Building a career in HR

by 14 Jun 2012

We all remember the challenge of getting our first job and the impact a great mentor had on our development. With the pressures of building a career in modern HR, good advice from a mentor and a strategic approach to career development is more essential than ever.
At The Next Step we speak to a large number of HR professionals every day and within The Next Gen division we are in constant contact with early and intermediate career professionals. In speaking with our network we are constantly hearing that one of the key factors that motivates a candidate to accept a new role is the opportunity to gain a great mentor and, in turn, future career development.

As part of our efforts to analyse and understand the market we ran the 2012 Global HR Viewpoint Survey of nearly 3,000 HR professionals of all levels from across Australia/NZ, Asia and the UK/Europe. This research provides current insights into the thoughts, opinions and expectations of HR professionals with regards to their career aspirations and the HR function itself, including mentoring and career development.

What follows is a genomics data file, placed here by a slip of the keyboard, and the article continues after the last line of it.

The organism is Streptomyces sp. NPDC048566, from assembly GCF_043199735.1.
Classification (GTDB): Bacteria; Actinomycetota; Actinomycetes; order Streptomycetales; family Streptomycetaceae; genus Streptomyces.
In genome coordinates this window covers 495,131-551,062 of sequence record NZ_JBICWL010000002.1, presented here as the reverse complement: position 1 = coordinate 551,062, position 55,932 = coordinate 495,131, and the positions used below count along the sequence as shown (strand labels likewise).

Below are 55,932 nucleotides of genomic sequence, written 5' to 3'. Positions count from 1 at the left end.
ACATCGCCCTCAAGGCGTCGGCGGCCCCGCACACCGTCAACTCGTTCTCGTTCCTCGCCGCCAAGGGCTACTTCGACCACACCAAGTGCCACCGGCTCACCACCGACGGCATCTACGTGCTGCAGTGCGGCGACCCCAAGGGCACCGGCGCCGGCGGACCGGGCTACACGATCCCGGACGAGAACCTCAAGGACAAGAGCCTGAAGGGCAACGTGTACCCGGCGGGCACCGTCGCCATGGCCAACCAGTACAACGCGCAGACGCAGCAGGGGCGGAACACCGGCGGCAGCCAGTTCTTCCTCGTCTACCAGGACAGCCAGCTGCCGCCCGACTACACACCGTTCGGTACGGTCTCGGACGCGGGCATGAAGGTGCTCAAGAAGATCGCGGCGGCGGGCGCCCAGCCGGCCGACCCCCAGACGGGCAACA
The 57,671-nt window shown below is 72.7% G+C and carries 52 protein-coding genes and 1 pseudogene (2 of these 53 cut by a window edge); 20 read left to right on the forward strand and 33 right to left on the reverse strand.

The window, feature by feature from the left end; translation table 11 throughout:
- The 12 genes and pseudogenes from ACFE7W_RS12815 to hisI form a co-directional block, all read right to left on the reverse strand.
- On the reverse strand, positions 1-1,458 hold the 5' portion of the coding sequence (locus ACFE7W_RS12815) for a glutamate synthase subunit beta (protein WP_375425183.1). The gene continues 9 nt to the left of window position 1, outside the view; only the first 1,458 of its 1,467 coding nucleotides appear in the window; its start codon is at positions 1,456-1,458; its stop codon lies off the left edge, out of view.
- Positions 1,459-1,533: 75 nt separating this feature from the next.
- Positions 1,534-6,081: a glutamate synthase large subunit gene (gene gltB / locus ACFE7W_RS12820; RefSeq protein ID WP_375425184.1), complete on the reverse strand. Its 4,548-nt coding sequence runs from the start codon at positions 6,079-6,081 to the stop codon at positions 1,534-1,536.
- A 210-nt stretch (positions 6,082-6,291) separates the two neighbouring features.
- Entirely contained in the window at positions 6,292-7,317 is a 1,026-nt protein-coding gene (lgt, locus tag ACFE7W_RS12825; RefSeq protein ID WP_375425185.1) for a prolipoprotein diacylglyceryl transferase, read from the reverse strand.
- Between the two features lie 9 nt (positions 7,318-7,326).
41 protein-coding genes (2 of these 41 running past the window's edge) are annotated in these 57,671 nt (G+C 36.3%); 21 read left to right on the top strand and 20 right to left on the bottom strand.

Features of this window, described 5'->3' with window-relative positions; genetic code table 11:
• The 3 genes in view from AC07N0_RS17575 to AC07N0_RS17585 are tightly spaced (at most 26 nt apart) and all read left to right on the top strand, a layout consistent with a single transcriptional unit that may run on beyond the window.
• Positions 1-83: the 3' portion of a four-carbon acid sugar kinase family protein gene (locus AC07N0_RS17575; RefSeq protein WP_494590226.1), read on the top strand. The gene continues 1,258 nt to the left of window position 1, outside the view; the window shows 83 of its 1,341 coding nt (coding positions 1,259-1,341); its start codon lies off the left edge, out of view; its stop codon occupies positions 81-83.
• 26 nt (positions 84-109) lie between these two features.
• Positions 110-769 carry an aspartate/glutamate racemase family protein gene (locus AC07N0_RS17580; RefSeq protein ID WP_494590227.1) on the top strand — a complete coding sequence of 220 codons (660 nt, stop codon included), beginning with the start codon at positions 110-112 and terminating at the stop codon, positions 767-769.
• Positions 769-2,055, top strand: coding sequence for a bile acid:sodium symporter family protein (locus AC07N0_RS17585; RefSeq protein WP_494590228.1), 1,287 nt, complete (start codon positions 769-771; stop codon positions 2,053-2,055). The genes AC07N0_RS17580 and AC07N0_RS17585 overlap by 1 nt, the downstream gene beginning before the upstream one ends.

The effects

It was a concern to note that in Australia only 10% of respondents to the HR Viewpoint Survey indicated they entered the profession via an HR Graduate Program. This percentage is lower still in the early career space. Furthermore, we have seen a continued decline in Graduate Programs offered by the large corporates that traditionally provided structured learning environments that fostered and encouraged many mentoring relationships. Graduate Programs would encourage seeking out mentors from within HR as well as the broader business, which makes for particularly beneficial mentoring relationships. We advise early career professionals to utilise their networks and establish contacts to in order to develop their own relationships with potential mentors.

We recognise that HR candidates are a highly educated group, with 87% of respondents having a tertiary qualification. Despite this figure, early career HR professionals are finding it harder than ever to land the first role in their HR career. We are seeing extremely intelligent applicants with excellent theoretical knowledge but often without the practical application to relate HR principles to real world business objectives. We are seeing graduates having success by actively seeking out internship opportunities to make this transition easier.

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